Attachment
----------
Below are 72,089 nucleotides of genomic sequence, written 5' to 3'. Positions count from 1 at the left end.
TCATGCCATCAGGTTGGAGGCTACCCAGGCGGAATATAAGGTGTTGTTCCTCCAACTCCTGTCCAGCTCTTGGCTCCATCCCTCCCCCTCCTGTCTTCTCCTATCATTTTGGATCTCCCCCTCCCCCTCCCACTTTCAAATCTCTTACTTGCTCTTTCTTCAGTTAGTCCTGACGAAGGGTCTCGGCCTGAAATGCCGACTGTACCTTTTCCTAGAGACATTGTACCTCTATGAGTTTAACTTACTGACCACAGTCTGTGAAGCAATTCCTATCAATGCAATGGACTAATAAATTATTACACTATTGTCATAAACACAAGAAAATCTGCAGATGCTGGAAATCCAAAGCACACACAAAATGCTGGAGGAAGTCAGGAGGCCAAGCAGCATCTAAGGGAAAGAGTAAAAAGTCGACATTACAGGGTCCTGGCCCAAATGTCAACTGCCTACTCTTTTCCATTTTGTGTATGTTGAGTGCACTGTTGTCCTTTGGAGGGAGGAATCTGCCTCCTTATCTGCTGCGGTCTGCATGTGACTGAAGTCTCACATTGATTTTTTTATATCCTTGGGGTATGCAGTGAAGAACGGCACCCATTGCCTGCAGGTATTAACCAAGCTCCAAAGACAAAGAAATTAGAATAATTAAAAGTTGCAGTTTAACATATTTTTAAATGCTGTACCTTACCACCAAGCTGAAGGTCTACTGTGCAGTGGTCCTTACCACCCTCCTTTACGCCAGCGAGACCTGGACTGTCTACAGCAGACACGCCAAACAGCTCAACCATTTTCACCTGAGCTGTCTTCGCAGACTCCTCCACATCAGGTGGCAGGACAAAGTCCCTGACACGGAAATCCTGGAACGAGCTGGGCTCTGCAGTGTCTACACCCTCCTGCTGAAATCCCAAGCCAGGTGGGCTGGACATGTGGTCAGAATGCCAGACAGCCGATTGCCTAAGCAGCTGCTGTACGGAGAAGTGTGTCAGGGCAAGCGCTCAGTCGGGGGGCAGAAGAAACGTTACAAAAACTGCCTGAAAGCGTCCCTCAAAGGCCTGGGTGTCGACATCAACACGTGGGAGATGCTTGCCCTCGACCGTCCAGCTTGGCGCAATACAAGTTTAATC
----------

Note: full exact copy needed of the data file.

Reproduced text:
Below are 72,089 nucleotides of genomic sequence, written 5' to 3'. Positions count from 1 at the left end.
TCATGCCATCAGGTTGGAGGCTACCCAGGCGGAATATAAGGTGTTGTTCCTCCAACTCCTGTCCAGCTCTTGGCTCCATCCCTCCCCCTCCTGTCTTCTCCTATCATTTTGGATCTCCCCCTCCCCCTCCCACTTTCAAATCTCTTACTTGCTCTTTCTTCAGTTAGTCCTGACGAAGGGTCTCGGCCTGAAATGCCGACTGTACCTTTTCCTAGAGACATTGTACCTCTATGAGTTTAACTTACTGACCACAGTCTGTGAAGCAATTCCTATCAATGCAATGGACTAATAAATTATTACACTATTGTCATAAACACAAGAAAATCTGCAGATGCTGGAAATCCAAAGCACACACAAAATGCTGGAGGAAGTCAGGAGGCCAAGCAGCATCTAAGGGAAAGAGTAAAAAGTCGACATTACAGGGTCCTGGCCCAAATGTCAACTGCCTACTCTTTTCCATTTTGTGTATGTTGAGTGCACTGTTGTCCTTTGGAGGGAGGAATCTGCCTCCTTATCTGCTGCGGTCTGCATGTGACTGAAGTCTCACATTGATTTTTTTATATCCTTGGGGTATGCAGTGAAGAACGGCACCCATTGCCTGCAGGTATTAACCAAGCTCCAAAGACAAAGAAATTAGAATAATTAAAAGTTGCAGTTTAACATATTTTTAAATGCTGTACCTTACCACCAAGCTGAAGGTCTACTGTGCAGTGGTCCTTACCACCCTCCTTTACGCCAGCGAGACCTGGACTGTCTACAGCAGACACGCCAAACAGCTCAACCATTTTCACCTGAGCTGTCTTCGCAGACTCCTCCACATCAGGTGGCAGGACAAAGTCCCTGACACGGAAATCCTGGAACGAGCTGGGCTCTGCAGTGTCTACACCCTCCTGCTGAAATCCCAAGCCAGGTGGGCTGGACATGTGGTCAGAATGCCAGACAGCCGATTGCCTAAGCAGCTGCTGTACGGAGAAGTGTGTCAGGGCAAGCGCTCAGTCGGGGGGCAGAAGAAACGTTACAAAAACTGCCTGAAAGCGTCCCTCAAAGGCCTGGGTGTCGACATCAACACGTGGGAGATGCTTGCCCTCGACCGTCCAGCTTGGCGCAATACAAGTTTAATC